Language Partnership Program connects ESL and American students

Stephanie Adeline

Inspired by his experiences as a French, Spanish and ESL instructor in three different states, Matthew Cook started the UT Language Partnership Program in August 2016.

LPP pairs students in the ESL program with English speakers to help them learn each other’s language. The program includes seven language groups, including French, Spanish, Arabic, Mandarin and Korean. 

“I realized how segregated the students were from the language and communities which they were studying,” said Cook, program creator and coordinator. “I brought Americans who were speaking French to meet my refugees from Togo or Liberia. It was just remarkable … (how) they improved their linguistic abilities.”

Cook said the purpose of the program is to bring students together to engage in casual conversations without a teacher interfering.

“I try to interfere as little as possible,” Cook said. “The idea is that students are more inhibited around teachers, and they’re more relaxed when they are experts (in their own language) as well as learners.”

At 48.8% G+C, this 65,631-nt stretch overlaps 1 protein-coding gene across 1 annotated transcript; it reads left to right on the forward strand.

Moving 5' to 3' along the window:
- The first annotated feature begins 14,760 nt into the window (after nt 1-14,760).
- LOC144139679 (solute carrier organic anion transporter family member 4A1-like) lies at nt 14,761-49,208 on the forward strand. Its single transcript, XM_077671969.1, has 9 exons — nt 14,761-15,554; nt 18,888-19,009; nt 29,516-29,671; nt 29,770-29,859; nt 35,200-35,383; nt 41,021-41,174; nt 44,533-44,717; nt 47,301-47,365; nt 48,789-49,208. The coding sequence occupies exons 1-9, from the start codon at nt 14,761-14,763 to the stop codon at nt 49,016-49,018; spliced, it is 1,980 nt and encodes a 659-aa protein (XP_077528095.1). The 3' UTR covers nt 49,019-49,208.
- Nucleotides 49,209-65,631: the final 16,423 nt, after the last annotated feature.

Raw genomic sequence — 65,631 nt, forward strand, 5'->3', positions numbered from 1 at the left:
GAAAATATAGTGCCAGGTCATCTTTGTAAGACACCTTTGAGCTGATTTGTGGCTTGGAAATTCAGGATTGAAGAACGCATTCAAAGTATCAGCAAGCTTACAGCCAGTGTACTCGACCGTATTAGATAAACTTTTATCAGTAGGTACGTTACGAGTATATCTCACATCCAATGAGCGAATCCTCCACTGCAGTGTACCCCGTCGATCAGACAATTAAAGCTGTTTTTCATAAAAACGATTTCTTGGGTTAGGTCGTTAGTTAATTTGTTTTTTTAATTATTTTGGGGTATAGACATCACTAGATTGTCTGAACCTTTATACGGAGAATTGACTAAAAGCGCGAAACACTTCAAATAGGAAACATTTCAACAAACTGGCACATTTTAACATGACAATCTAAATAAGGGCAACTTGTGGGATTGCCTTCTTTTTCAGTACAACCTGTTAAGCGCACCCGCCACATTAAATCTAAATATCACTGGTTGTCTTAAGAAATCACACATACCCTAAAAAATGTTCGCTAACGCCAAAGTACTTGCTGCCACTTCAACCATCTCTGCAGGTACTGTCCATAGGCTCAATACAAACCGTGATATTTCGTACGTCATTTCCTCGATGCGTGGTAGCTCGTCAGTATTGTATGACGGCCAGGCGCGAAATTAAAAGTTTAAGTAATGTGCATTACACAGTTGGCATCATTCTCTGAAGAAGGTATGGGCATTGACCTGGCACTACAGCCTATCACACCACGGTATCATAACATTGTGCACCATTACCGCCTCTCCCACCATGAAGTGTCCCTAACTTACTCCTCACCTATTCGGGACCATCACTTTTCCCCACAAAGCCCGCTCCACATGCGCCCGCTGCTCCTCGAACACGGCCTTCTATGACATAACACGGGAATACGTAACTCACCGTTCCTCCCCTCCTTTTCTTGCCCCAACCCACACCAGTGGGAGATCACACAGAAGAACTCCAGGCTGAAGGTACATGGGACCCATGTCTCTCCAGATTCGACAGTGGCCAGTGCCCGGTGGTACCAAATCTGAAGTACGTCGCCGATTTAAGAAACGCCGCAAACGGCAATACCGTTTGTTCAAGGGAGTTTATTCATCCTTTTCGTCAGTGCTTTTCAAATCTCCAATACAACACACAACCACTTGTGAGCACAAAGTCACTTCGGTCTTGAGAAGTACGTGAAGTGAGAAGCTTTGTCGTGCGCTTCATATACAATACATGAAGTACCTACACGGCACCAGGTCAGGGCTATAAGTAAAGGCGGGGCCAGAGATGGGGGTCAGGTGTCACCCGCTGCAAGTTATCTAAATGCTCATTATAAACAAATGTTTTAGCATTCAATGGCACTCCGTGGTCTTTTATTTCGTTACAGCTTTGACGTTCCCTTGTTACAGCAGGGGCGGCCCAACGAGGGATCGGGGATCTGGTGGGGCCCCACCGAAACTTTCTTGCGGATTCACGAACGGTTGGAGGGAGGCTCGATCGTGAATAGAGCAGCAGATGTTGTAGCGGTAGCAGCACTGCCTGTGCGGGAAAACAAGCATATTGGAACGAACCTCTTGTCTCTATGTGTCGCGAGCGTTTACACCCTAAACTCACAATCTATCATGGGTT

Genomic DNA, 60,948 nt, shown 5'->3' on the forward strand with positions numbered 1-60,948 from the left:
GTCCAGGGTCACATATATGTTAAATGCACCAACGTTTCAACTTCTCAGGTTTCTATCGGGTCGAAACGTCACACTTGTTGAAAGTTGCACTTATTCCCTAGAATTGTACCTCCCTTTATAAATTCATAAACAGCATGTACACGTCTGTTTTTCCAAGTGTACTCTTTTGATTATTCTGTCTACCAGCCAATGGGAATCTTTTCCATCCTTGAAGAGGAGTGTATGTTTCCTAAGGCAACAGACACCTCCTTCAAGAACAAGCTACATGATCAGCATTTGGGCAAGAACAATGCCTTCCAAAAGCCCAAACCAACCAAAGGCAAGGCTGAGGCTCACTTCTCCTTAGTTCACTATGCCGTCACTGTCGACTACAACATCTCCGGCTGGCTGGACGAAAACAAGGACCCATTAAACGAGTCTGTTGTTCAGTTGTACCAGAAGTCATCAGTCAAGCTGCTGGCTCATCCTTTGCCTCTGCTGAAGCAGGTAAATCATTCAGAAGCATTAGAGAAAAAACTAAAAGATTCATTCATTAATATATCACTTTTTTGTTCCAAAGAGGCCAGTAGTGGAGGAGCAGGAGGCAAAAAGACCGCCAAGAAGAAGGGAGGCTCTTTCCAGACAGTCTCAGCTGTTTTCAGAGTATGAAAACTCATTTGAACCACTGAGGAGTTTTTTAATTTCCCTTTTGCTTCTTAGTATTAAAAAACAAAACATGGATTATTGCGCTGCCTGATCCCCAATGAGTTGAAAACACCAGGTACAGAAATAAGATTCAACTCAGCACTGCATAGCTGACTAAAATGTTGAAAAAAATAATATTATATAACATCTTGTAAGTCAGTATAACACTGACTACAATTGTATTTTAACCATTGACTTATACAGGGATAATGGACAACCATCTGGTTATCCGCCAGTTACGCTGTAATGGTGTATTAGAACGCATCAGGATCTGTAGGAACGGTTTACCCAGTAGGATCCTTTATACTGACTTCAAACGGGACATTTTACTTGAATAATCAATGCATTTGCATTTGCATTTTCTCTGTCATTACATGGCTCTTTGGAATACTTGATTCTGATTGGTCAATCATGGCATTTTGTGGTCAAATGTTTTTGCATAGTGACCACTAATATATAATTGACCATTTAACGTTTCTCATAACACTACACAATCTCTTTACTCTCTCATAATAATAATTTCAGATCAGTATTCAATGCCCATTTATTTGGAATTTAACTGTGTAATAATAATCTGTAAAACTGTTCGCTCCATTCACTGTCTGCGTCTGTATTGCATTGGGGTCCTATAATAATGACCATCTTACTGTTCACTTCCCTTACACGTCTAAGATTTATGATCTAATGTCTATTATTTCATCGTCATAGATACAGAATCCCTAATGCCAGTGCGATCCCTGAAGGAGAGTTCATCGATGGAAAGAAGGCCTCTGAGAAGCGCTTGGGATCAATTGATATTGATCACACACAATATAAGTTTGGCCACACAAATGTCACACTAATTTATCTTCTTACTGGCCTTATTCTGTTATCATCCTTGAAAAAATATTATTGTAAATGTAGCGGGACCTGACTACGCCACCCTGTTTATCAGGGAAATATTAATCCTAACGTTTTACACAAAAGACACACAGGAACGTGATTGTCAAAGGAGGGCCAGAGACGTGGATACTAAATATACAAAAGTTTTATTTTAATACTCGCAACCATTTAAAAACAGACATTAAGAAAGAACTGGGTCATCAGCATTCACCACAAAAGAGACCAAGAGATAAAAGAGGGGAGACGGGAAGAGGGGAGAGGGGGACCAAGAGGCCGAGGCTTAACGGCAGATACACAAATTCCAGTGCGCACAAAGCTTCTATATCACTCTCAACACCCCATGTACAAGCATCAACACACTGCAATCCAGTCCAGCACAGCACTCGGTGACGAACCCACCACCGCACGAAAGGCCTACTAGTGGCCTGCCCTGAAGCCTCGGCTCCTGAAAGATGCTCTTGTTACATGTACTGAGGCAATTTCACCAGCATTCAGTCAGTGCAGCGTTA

Hassan Alamoudi, an ESL student from Saudi Arabia, said he was interested in joining the program because he wanted to help others learn Arabic.

“I know how it’s difficult to learn another language that’s not your mother tongue,” Alamoudi said. “Other people trying to learn (my) language is, for me, something that I would like to help others (with).”

Psychology junior Sarah Wong said the Korean class she takes at UT helps her learn the language in an academic setting, but the program gives her an opportunity to interact with Korean speakers.

“The class itself was more memorizing,” Wong said. “The professor speaks to us, and we speak to the professor sometimes, but it’s not everyday language. This is different to learn because you have one on one time.”

Cook said his motivation in starting the program is to tell students he cares about them.

“I want them to see that even in this hostile, anti-immigrant (situation) that’s happening in the country, there are literally hundreds and thousands of people on campus who want to know where they’re from, want to know their language and want to know their culture,” Cook said.

LPP is open to all UT students who are learning a foreign language.